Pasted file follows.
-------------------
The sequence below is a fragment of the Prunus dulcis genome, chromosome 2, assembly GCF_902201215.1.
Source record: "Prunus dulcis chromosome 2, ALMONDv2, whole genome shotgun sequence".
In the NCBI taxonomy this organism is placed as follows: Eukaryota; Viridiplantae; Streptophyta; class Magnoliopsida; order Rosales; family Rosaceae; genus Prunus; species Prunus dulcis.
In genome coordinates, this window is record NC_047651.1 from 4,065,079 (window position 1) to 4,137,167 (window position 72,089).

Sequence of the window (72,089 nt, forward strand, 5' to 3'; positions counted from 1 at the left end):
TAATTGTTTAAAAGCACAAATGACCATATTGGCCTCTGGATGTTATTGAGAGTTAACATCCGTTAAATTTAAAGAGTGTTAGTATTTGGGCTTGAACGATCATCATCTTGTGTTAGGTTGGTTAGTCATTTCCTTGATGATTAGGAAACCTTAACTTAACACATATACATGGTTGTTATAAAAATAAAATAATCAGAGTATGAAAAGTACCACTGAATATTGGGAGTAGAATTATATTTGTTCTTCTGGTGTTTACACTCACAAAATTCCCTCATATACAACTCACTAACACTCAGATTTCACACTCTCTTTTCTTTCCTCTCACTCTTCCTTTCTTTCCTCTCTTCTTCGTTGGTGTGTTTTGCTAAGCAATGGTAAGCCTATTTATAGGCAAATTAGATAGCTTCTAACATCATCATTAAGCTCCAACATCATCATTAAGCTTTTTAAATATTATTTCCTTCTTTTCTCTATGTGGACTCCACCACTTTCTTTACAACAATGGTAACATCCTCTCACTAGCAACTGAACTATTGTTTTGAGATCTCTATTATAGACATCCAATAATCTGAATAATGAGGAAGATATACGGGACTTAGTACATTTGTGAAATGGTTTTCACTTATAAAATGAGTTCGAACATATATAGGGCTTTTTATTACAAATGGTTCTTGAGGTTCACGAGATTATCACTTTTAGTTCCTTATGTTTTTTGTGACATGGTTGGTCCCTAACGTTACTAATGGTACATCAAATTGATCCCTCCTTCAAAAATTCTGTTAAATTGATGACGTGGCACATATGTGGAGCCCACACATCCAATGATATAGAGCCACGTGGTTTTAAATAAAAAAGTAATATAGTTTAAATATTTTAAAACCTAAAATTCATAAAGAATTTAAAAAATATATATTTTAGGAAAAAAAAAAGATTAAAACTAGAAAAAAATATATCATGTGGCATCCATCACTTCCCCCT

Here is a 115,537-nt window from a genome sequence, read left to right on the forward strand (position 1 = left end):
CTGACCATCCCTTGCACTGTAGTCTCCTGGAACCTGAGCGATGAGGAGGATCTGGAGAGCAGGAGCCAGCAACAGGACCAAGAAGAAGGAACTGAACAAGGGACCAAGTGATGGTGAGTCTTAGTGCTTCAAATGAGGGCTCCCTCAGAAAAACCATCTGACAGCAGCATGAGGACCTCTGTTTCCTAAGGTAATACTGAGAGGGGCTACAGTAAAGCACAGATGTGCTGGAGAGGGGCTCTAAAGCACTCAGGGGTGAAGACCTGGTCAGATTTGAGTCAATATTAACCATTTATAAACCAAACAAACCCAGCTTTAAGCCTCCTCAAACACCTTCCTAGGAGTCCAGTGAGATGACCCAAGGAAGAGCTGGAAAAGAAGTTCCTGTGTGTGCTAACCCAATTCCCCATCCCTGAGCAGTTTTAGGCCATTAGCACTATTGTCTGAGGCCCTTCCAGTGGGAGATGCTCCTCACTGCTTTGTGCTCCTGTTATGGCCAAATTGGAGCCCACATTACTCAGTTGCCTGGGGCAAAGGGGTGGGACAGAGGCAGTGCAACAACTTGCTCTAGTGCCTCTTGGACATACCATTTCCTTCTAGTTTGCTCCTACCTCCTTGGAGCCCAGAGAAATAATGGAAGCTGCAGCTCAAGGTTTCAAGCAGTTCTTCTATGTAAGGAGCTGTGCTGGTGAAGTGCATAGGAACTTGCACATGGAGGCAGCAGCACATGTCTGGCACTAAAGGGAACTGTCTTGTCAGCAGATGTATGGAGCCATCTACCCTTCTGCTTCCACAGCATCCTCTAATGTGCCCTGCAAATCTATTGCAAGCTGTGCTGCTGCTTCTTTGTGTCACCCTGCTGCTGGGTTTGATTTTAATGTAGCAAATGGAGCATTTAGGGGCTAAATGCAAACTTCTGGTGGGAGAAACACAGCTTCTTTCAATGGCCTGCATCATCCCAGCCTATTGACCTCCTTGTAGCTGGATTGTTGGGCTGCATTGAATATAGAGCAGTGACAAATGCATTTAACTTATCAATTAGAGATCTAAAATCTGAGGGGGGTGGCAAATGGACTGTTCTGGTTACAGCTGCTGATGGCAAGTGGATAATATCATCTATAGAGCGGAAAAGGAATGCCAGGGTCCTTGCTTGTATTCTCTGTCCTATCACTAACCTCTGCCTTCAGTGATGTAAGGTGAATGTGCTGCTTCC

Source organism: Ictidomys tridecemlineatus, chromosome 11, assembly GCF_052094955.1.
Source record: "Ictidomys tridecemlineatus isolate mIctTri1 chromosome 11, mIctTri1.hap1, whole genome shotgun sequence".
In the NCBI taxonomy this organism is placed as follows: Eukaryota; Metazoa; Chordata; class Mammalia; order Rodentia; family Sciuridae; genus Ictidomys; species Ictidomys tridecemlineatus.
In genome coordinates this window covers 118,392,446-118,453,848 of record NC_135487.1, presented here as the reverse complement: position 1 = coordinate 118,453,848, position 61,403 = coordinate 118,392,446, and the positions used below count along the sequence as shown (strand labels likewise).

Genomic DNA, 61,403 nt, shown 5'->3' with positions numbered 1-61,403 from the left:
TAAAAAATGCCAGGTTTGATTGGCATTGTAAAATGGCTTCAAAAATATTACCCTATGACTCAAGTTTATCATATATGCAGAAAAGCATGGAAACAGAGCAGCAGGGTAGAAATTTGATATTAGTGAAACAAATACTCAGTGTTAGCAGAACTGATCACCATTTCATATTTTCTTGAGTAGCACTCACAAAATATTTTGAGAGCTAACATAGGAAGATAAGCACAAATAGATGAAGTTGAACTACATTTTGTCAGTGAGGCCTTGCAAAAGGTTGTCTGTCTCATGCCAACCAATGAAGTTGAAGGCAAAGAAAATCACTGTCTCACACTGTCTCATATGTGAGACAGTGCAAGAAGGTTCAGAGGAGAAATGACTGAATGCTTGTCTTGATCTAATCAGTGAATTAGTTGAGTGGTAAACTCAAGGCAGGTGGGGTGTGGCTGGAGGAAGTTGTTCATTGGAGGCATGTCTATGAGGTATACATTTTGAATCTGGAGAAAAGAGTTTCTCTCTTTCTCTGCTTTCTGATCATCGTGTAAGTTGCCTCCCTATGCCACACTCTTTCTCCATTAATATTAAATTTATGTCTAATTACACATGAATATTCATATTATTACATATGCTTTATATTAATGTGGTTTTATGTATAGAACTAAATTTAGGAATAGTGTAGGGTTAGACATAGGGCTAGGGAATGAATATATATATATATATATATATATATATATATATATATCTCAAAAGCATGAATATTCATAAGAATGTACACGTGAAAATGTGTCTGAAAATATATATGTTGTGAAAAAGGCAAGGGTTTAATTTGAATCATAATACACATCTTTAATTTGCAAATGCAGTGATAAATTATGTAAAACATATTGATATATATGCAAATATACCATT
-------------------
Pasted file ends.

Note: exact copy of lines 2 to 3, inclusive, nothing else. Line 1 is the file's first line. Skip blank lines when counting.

Source record: "Prunus dulcis chromosome 2, ALMONDv2, whole genome shotgun sequence".
In the NCBI taxonomy this organism is placed as follows: Eukaryota; Viridiplantae; Streptophyta; class Magnoliopsida; order Rosales; family Rosaceae; genus Prunus; species Prunus dulcis.